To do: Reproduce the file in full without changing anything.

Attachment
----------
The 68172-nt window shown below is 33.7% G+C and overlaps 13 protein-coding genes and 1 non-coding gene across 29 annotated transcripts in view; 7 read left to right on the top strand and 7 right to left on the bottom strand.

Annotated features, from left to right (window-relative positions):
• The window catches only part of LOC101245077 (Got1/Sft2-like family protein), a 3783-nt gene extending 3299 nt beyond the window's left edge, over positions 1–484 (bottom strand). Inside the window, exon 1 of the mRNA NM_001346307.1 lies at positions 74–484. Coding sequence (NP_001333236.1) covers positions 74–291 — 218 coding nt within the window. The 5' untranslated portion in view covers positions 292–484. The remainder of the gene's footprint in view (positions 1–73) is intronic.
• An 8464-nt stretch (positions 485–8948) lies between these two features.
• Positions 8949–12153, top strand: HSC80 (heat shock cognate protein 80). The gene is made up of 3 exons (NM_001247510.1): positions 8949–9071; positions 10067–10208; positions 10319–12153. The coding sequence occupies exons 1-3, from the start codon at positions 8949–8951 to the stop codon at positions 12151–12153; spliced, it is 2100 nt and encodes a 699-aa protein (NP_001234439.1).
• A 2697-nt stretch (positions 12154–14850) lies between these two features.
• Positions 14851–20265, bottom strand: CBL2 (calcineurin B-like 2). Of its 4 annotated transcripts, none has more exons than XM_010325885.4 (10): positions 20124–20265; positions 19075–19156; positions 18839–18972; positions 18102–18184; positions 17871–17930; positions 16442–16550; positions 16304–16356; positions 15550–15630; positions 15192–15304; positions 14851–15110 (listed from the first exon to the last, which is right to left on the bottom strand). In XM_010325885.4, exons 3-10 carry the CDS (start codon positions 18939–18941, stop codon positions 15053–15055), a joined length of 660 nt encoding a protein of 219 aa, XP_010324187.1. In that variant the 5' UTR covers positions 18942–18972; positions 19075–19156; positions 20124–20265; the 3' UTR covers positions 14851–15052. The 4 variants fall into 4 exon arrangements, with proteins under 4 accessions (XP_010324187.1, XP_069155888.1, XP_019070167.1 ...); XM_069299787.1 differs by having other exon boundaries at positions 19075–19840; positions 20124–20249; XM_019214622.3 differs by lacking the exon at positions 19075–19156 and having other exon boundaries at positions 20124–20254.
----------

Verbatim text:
The 68172-nt window shown below is 33.7% G+C and overlaps 13 protein-coding genes and 1 non-coding gene across 29 annotated transcripts in view; 7 read left to right on the top strand and 7 right to left on the bottom strand.

Annotated features, from left to right (window-relative positions):
• The window catches only part of LOC101245077 (Got1/Sft2-like family protein), a 3783-nt gene extending 3299 nt beyond the window's left edge, over positions 1–484 (bottom strand). Inside the window, exon 1 of the mRNA NM_001346307.1 lies at positions 74–484. Coding sequence (NP_001333236.1) covers positions 74–291 — 218 coding nt within the window. The 5' untranslated portion in view covers positions 292–484. The remainder of the gene's footprint in view (positions 1–73) is intronic.
• An 8464-nt stretch (positions 485–8948) lies between these two features.
• Positions 8949–12153, top strand: HSC80 (heat shock cognate protein 80). The gene is made up of 3 exons (NM_001247510.1): positions 8949–9071; positions 10067–10208; positions 10319–12153. The coding sequence occupies exons 1-3, from the start codon at positions 8949–8951 to the stop codon at positions 12151–12153; spliced, it is 2100 nt and encodes a 699-aa protein (NP_001234439.1).
• A 2697-nt stretch (positions 12154–14850) lies between these two features.
• Positions 14851–20265, bottom strand: CBL2 (calcineurin B-like 2). Of its 4 annotated transcripts, none has more exons than XM_010325885.4 (10): positions 20124–20265; positions 19075–19156; positions 18839–18972; positions 18102–18184; positions 17871–17930; positions 16442–16550; positions 16304–16356; positions 15550–15630; positions 15192–15304; positions 14851–15110 (listed from the first exon to the last, which is right to left on the bottom strand). In XM_010325885.4, exons 3-10 carry the CDS (start codon positions 18939–18941, stop codon positions 15053–15055), a joined length of 660 nt encoding a protein of 219 aa, XP_010324187.1. In that variant the 5' UTR covers positions 18942–18972; positions 19075–19156; positions 20124–20265; the 3' UTR covers positions 14851–15052. The 4 variants fall into 4 exon arrangements, with proteins under 4 accessions (XP_010324187.1, XP_069155888.1, XP_019070167.1 ...); XM_069299787.1 differs by having other exon boundaries at positions 19075–19840; positions 20124–20249; XM_019214622.3 differs by lacking the exon at positions 19075–19156 and having other exon boundaries at positions 20124–20254.